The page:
8 November 2022
The New Taipei City Government yesterday called for more acceptance and understanding of disabled people, after a shop owner called the police because a teenager with Down syndrome could not pay for his meal.
On Friday, Yonghe District (永和) police were dispatched to a fried food stall after receiving a complaint that a customer would not pay his NT$40 bill.
According to the police report, the teenager said he forgot to bring cash, then did not respond when told he could pay electronically.
Police checked his phone to find that it did not have service, then asked for a contact number for his parents, police said, adding that officers waited for the teen’s father to come and pay before leaving.
The incident went viral on social media, resulting in criticism of the shop owner and a flood of one-star reviews on Google Maps, where the shop is now listed as permanently closed.
The owner issued a statement through a friend saying he has struggled since the incident, which had been misinterpreted.
He asked for time and space to process what had happened.
New Taipei City Social Welfare Department Commissioner Chang Ching-li (張錦麗) yesterday called for calm and understanding.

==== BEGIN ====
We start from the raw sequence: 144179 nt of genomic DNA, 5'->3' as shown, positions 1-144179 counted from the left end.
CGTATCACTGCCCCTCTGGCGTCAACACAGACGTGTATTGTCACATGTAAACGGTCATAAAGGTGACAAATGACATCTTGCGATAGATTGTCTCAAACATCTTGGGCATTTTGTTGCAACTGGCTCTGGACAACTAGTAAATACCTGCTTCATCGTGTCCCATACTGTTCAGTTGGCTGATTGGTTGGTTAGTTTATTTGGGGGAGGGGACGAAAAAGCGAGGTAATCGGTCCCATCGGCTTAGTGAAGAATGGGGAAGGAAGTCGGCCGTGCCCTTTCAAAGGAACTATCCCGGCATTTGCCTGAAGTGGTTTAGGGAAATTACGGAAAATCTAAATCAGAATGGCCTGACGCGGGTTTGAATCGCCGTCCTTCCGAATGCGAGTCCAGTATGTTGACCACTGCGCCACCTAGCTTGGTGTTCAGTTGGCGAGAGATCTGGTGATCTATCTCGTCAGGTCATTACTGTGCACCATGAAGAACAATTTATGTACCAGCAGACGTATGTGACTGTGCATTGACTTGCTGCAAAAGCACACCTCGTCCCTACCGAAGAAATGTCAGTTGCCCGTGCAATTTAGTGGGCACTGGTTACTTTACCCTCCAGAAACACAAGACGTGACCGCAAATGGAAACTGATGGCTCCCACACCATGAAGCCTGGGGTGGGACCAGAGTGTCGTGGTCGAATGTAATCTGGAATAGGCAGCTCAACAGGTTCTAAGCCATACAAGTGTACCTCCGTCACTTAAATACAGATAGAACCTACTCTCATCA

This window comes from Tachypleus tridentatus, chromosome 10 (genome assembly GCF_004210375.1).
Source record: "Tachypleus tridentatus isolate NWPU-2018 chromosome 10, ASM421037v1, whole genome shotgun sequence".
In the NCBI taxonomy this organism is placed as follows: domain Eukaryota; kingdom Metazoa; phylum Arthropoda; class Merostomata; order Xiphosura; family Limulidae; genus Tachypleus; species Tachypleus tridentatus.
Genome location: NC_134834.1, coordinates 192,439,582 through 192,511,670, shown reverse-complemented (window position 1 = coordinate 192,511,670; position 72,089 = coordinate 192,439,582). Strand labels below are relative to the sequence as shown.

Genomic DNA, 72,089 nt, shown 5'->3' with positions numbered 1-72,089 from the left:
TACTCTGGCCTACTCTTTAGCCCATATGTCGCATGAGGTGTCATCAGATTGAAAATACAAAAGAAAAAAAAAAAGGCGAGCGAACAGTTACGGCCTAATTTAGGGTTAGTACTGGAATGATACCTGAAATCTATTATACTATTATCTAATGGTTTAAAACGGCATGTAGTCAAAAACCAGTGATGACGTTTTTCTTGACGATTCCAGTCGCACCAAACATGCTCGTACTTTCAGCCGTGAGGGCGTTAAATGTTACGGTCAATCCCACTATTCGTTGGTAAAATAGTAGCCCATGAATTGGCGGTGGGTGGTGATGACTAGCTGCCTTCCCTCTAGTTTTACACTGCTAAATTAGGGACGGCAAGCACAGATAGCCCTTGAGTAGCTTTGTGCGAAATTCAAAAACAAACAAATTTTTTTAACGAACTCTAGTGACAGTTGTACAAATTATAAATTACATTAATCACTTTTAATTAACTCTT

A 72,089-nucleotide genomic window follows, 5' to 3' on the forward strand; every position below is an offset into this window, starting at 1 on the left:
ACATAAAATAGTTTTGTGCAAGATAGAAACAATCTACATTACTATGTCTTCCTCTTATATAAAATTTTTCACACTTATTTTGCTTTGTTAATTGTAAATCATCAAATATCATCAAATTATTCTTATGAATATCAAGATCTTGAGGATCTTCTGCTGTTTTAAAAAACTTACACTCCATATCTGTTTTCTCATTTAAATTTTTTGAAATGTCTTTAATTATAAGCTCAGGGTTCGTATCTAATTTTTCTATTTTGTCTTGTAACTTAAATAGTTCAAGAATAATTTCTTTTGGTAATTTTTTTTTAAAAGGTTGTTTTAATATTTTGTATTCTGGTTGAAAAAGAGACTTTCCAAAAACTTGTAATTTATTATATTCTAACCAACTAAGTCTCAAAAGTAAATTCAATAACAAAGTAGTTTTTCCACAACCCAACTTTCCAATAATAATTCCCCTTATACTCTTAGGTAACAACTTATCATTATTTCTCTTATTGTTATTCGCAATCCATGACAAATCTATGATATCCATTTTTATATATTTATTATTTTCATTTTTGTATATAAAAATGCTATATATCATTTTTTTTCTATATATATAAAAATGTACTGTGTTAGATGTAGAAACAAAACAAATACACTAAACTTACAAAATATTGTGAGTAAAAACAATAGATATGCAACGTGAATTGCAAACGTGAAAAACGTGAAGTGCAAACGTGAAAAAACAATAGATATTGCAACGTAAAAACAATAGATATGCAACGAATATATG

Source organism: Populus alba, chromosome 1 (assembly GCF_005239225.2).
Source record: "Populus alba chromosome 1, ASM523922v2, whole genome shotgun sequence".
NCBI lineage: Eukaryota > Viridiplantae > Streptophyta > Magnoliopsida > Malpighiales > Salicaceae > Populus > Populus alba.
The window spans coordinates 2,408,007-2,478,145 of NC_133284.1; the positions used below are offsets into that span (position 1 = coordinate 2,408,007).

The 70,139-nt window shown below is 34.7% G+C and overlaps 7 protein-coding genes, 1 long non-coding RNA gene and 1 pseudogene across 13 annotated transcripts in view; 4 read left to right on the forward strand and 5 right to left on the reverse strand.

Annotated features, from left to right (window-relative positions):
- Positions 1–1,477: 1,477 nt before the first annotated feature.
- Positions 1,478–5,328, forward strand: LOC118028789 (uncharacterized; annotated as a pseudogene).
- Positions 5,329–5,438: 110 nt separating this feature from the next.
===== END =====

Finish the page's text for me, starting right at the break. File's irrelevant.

As people are still wearing masks to protect against COVID-19, the shop owner likely did not realize the teen has Down syndrome and handled the situation inappropriately, Chang said.
The boy’s mother won New Taipei City’s “Model Mother Award” this year for her dedication to caring for her son, Chang said.
She takes him for treatment and has taught him learning and language skills early in life, but is afraid that the incident could pose a setback for him, Chang said.
New Power Party Legislator Claire Wang (王婉諭) on Sunday called for acceptance of people with Down syndrome, citing an incident at a fast-food outlet in 2013.
In that case, the restaurant manager called the police about a person with Down syndrome, saying that there was a “homeless person causing trouble,” she wrote on Facebook.
The resulting public outcry led to a response from the fast-food chain’s top management in Taiwan, she added.
It takes people with Down syndrome a long time and significant effort to develop the skills needed to go out and buy a meal, Wang said, adding that she is afraid the incident could destroy the teenager’s confidence, especially after he posted online saying that he “no longer wants to go buy things.”
“A country’s progress is measured by how it treats its least privileged,” she said.
There are 170,000 people in New Taipei City with disabilities, 33 percent of whom have a mental disability, such as Down syndrome, Chang said.
People with mental disabilities tend to have a slow reaction time or withdraw from situations, Chang said, urging people to be patient and tolerant.
The city regularly organizes events to teach children how to empathize with people different from themselves, she said.
It also encourages accessibility at restaurants, such as installing a ramp at its entrance for wheelchair users and displaying artwork by people with disabilities, Chang added. #